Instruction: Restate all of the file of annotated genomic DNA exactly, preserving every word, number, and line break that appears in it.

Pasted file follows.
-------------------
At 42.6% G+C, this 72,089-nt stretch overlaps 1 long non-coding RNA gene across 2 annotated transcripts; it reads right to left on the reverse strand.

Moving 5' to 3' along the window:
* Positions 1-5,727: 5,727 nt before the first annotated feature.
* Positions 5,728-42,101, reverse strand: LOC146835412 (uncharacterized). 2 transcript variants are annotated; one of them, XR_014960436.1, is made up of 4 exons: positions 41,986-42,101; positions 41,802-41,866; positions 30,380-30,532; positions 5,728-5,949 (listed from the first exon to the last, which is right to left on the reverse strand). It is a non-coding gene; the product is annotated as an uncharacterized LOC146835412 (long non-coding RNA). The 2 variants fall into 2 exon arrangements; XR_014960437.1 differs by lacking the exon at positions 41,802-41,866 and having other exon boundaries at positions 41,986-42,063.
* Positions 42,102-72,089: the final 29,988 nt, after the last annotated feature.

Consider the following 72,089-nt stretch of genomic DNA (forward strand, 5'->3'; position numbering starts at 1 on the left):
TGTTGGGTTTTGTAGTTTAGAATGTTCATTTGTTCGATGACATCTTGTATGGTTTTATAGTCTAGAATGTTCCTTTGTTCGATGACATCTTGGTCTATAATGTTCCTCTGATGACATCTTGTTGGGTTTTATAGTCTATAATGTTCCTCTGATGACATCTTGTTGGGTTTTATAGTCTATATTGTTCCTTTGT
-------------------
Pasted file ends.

At 42.6% G+C, this 72,089-nt stretch overlaps 1 long non-coding RNA gene across 2 annotated transcripts; it reads right to left on the reverse strand.

Moving 5' to 3' along the window:
* Positions 1-5,727: 5,727 nt before the first annotated feature.
* Positions 5,728-42,101, reverse strand: LOC146835412 (uncharacterized). 2 transcript variants are annotated; one of them, XR_014960436.1, is made up of 4 exons: positions 41,986-42,101; positions 41,802-41,866; positions 30,380-30,532; positions 5,728-5,949 (listed from the first exon to the last, which is right to left on the reverse strand). It is a non-coding gene; the product is annotated as an uncharacterized LOC146835412 (long non-coding RNA). The 2 variants fall into 2 exon arrangements; XR_014960437.1 differs by lacking the exon at positions 41,802-41,866 and having other exon boundaries at positions 41,986-42,063.
* Positions 42,102-72,089: the final 29,988 nt, after the last annotated feature.

Consider the following 72,089-nt stretch of genomic DNA (forward strand, 5'->3'; position numbering starts at 1 on the left):
TGTTGGGTTTTGTAGTTTAGAATGTTCATTTGTTCGATGACATCTTGTATGGTTTTATAGTCTAGAATGTTCCTTTGTTCGATGACATCTTGGTCTATAATGTTCCTCTGATGACATCTTGTTGGGTTTTATAGTCTATAATGTTCCTCTGATGACATCTTGTTGGGTTTTATAGTCTATATTGTTCCTTTGT